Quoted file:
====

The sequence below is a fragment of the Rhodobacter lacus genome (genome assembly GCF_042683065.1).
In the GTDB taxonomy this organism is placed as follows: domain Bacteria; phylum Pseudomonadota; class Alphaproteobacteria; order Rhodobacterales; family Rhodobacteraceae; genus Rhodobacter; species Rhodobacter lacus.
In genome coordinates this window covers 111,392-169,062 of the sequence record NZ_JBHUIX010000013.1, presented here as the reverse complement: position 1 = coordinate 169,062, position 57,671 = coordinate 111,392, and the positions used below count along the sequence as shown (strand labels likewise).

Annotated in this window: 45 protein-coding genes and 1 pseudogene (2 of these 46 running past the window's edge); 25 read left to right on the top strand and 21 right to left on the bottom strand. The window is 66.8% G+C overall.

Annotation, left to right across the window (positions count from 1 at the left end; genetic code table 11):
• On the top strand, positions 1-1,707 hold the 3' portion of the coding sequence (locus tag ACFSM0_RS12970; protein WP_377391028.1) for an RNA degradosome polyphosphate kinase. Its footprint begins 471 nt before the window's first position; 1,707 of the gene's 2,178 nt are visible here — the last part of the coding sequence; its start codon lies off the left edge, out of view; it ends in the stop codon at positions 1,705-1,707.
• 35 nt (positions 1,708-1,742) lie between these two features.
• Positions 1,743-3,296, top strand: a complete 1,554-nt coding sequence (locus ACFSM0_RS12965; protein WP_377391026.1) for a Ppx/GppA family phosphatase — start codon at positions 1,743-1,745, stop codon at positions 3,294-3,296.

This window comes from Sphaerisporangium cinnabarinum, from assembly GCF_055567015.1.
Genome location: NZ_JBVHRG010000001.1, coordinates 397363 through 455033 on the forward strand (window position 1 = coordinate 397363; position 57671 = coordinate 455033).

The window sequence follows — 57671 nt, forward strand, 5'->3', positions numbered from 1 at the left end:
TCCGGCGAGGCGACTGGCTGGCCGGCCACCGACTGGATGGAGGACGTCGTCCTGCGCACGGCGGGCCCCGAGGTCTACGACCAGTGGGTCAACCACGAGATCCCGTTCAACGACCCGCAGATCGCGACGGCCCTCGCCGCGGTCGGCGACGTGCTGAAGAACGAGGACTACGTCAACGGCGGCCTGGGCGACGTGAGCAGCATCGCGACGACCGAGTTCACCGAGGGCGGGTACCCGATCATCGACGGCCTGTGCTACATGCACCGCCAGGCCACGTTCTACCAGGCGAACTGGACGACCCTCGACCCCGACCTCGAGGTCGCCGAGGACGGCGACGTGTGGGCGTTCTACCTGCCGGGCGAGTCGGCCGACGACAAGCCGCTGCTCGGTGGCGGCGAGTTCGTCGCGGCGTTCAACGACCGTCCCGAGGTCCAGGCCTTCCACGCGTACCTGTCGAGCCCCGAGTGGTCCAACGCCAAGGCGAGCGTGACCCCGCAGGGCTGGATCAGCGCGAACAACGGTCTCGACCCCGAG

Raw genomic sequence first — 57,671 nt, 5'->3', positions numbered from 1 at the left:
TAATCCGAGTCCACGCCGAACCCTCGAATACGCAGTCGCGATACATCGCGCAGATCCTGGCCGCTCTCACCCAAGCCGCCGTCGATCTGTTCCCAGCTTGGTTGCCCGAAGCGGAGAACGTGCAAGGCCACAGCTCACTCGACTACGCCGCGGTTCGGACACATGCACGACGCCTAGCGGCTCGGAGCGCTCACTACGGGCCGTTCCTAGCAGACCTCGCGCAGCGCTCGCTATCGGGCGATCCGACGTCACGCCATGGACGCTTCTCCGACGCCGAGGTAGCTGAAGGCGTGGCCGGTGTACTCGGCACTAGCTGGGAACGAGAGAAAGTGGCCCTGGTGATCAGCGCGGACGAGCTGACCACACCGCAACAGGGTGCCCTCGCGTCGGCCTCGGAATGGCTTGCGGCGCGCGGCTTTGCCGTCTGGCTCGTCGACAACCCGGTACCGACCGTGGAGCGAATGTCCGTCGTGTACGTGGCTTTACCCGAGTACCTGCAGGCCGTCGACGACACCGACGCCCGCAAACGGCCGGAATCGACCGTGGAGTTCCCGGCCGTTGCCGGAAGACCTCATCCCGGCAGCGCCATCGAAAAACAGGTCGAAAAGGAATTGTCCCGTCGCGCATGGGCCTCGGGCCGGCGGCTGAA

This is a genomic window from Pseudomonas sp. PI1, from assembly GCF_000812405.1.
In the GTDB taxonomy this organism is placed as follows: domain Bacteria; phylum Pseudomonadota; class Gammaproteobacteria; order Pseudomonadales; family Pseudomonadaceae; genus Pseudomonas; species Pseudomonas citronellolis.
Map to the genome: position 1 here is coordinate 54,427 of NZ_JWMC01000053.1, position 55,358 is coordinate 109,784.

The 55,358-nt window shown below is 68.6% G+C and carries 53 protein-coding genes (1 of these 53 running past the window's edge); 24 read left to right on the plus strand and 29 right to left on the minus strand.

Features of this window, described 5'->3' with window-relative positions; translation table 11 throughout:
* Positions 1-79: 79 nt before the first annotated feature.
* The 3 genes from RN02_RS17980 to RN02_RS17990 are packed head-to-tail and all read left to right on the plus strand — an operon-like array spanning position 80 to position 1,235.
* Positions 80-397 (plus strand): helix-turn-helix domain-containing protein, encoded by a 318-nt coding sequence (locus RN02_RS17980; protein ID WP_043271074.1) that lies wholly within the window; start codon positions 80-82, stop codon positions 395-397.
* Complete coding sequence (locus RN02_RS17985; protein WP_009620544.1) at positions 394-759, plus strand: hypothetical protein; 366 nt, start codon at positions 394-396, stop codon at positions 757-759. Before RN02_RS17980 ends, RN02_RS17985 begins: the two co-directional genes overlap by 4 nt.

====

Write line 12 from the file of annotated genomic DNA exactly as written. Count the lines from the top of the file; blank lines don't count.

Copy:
TCCGGCGAGGCGACTGGCTGGCCGGCCACCGACTGGATGGAGGACGTCGTCCTGCGCACGGCGGGCCCCGAGGTCTACGACCAGTGGGTCAACCACGAGATCCCGTTCAACGACCCGCAGATCGCGACGGCCCTCGCCGCGGTCGGCGACGTGCTGAAGAACGAGGACTACGTCAACGGCGGCCTGGGCGACGTGAGCAGCATCGCGACGACCGAGTTCACCGAGGGCGGGTACCCGATCATCGACGGCCTGTGCTACATGCACCGCCAGGCCACGTTCTACCAGGCGAACTGGACGACCCTCGACCCCGACCTCGAGGTCGCCGAGGACGGCGACGTGTGGGCGTTCTACCTGCCGGGCGAGTCGGCCGACGACAAGCCGCTGCTCGGTGGCGGCGAGTTCGTCGCGGCGTTCAACGACCGTCCCGAGGTCCAGGCCTTCCACGCGTACCTGTCGAGCCCCGAGTGGTCCAACGCCAAGGCGAGCGTGACCCCGCAGGGCTGGATCAGCGCGAACAACGGTCTCGACCCCGAG